83 Songs For Your Cinco de Mayo Playlist

Latin music can be really fun. Profiles using Latin music can be really fun! And what better excuse for a fiesta Latina than Cinco de Mayo?

Cinco de Mayo is a celebration of a victory over French forces in 1862. Contrary to popular belief, it is not Mexican Independence Day (which is in September). The defeat is significant because the Mexicans were poorly equipped and greatly outnumbered three to one by the French. It is believed that if the Mexican army had not defeated the French that day, the French had plans to establish a base from which to substantially aid the Confederate South in the American Civil War going on at the time. They also had other imperialistic plans, which fortunately did not come to fruition even though they did successfully defeat Mexico a year later and installed their own emperor. With the American Civil War over in 1865, the United States was able to come to Mexico’s aid and kick the French out. You can read about the history here.

Cinco de Mayo is more widely celebrated in the United States than it is in Mexico. The yearly celebration began in California in 1863, and spread to other Latino communities in the United States, popularized with the rise of the Chicano movement in the 1940s. And of course, in the late 20th century, some beer companies started capitalizing on the marketing opportunity, and you’ve got a major reason to celebrate (and sell beer and tequila)!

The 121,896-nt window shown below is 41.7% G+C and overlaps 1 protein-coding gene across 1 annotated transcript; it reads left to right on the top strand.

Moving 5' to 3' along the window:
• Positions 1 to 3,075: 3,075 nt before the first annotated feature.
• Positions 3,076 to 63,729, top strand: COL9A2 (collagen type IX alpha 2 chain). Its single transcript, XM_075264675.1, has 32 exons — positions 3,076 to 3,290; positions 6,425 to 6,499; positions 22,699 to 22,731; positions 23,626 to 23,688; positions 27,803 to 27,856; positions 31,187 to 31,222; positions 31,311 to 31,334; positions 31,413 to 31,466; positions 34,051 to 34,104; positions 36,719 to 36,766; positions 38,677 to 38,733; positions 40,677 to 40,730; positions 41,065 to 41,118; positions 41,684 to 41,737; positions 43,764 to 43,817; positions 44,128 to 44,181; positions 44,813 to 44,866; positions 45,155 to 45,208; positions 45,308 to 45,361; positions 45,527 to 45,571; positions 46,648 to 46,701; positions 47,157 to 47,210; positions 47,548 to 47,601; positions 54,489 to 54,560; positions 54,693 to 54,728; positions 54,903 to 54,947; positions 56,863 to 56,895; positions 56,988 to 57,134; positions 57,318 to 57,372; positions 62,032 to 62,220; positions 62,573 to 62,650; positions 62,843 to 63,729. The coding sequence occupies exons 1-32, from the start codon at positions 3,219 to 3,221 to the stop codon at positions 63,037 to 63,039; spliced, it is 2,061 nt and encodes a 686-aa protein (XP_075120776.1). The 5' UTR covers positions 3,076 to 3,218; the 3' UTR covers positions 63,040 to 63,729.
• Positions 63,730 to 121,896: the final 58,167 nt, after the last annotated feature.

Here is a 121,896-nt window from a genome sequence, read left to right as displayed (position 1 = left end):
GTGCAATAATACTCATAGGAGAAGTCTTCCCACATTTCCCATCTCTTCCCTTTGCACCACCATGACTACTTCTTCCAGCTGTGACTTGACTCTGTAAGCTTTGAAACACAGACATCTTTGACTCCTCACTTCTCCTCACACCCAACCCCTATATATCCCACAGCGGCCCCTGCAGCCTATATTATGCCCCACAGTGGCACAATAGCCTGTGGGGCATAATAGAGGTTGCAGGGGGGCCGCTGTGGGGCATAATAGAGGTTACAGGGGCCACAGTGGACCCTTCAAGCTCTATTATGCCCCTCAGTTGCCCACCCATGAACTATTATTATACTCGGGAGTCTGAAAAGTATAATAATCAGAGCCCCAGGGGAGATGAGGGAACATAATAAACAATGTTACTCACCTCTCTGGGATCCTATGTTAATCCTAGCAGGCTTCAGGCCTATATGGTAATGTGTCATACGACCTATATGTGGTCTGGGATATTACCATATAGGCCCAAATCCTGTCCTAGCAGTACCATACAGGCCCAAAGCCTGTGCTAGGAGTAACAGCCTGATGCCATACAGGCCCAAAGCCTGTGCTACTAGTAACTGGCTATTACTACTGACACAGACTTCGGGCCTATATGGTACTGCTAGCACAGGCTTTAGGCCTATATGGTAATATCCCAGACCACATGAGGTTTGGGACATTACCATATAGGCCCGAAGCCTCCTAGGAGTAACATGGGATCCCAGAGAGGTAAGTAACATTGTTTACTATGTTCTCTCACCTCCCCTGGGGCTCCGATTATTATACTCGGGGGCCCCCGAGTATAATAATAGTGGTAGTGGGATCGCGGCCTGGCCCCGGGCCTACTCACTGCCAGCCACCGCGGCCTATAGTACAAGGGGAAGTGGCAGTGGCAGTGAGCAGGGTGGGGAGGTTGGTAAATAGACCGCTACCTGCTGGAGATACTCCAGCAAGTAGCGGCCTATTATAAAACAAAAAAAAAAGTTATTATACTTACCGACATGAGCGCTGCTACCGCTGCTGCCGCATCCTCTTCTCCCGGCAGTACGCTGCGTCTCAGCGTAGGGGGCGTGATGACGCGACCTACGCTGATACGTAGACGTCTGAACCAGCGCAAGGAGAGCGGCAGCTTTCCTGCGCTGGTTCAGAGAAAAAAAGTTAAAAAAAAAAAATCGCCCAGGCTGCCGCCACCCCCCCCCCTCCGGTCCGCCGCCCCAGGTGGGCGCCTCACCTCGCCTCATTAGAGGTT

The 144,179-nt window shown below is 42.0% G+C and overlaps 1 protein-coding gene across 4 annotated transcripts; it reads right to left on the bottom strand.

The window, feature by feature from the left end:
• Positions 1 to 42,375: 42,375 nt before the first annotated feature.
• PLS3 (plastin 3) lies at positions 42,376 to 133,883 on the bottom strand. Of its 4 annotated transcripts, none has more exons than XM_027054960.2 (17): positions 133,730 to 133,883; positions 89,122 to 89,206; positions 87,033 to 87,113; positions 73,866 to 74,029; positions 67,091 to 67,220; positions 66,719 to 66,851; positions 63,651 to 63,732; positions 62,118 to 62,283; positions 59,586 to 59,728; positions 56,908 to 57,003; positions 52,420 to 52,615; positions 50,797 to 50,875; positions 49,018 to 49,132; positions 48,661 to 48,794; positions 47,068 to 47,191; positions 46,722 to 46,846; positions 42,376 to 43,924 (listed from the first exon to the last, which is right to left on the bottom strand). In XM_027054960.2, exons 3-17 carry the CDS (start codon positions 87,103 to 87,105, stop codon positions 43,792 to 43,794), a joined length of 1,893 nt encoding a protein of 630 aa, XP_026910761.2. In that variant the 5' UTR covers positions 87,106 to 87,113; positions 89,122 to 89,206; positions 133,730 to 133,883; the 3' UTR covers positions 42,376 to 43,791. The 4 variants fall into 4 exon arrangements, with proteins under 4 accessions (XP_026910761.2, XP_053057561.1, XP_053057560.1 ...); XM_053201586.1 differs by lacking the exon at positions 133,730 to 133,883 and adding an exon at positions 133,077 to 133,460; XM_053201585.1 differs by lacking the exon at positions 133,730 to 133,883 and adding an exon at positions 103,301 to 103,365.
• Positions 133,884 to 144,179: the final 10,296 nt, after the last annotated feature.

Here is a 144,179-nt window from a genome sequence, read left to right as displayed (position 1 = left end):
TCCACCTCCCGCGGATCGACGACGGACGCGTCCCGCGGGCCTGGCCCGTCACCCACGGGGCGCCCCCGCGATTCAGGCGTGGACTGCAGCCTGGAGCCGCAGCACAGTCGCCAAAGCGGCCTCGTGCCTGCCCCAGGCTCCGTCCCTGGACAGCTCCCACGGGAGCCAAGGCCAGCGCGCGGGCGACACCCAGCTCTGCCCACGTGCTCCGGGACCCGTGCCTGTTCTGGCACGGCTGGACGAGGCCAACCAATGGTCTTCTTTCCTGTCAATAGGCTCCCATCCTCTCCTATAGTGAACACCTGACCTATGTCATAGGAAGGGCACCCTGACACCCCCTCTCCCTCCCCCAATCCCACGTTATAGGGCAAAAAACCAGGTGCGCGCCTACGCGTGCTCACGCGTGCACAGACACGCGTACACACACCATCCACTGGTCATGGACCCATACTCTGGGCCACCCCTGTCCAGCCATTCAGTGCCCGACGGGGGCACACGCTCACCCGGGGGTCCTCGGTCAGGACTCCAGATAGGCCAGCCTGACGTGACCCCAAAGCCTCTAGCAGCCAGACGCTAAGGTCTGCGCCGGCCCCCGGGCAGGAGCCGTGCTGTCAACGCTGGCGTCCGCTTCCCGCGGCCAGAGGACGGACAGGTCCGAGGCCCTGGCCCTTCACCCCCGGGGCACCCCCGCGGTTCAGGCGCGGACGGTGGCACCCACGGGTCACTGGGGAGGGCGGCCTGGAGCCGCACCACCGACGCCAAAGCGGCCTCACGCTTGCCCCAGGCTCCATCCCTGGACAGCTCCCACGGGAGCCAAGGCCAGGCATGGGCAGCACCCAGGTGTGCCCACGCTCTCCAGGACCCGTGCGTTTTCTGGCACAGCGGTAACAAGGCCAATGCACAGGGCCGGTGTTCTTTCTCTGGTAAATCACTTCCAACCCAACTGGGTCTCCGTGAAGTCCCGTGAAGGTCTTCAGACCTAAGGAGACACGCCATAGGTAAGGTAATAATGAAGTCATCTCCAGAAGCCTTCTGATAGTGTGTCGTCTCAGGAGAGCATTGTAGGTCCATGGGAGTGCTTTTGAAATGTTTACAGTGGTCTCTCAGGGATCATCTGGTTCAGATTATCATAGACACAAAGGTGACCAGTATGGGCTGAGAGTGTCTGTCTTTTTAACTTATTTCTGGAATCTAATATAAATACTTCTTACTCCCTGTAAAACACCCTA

Here in the US, our history is very closely tied to Mexico. But if you live anywhere in the world, don’t be hesitant to offer a Cinco de Mayo celebration using the exciting musical options. Mexican culture is fascinating, and the colors of Mexico are green, red, and yellow, making for festive decor. Hang some streamers, get a sombrero, and have a fiesta!

Attached is a playlist of 83 songs that either are of Latin American origin (from Mexico, to all over South America, to Puerto Rico, etc.), or are about Mexico. A few involve drinking tequila or margaritas, because, well, that’s what tourists like to do on the beach in Mexico or at Cinco de Mayo parties!

You’ll notice I don’t have any Gypsy Kings songs in this playlist…that’s because they are from the Basque country of Spain, far away from Latin America. If you’re not as much of an obstinate historical snob as me, feel free to add them to your playlist if you want. After all, the Spanish did colonize Mexico 600 years ago, and they did retreat from coming after Mexico at the same time as the French pursued their attack on Pueblo in 1862!

Got any of your own additions to this playlist? Please add them in the comments below, and I’ll make sure to add them to the playlist for next year’s version.


  1. …to follow up with my previous post….I have a lot of South American ladies in my classes and they really like the latin pop…so I have to abide a little to them…I try to find new songs to surprise them with as it’s not really what I listen to on a regular basis. They make some great energy in the classes and this playlist will be for them. 🙂
    Oh, and the songs without an album are from Youtube…downloaded through this website:


  2. Here are the songs I’m working with this year… No playlist yet…feeling the songs to see if I can get a nice blend of regular pop and challenging “alternatives”.
    I really like the Nelly Furtado “No Hay Igual” and Herencia de Timbiqui “Y Que” (great for standing flats).


    Not 100% sure on all the bpm’s but they should be close. 🙂

  3. Some additional faves:
    hoy, Gloria Estefan
    Baila baila, chayanne
    Oye mi Amor, mana
    La punta, Esperanza Spalding
    Magalenha, Sergio mendes
    Mas que nada, black eyed peas

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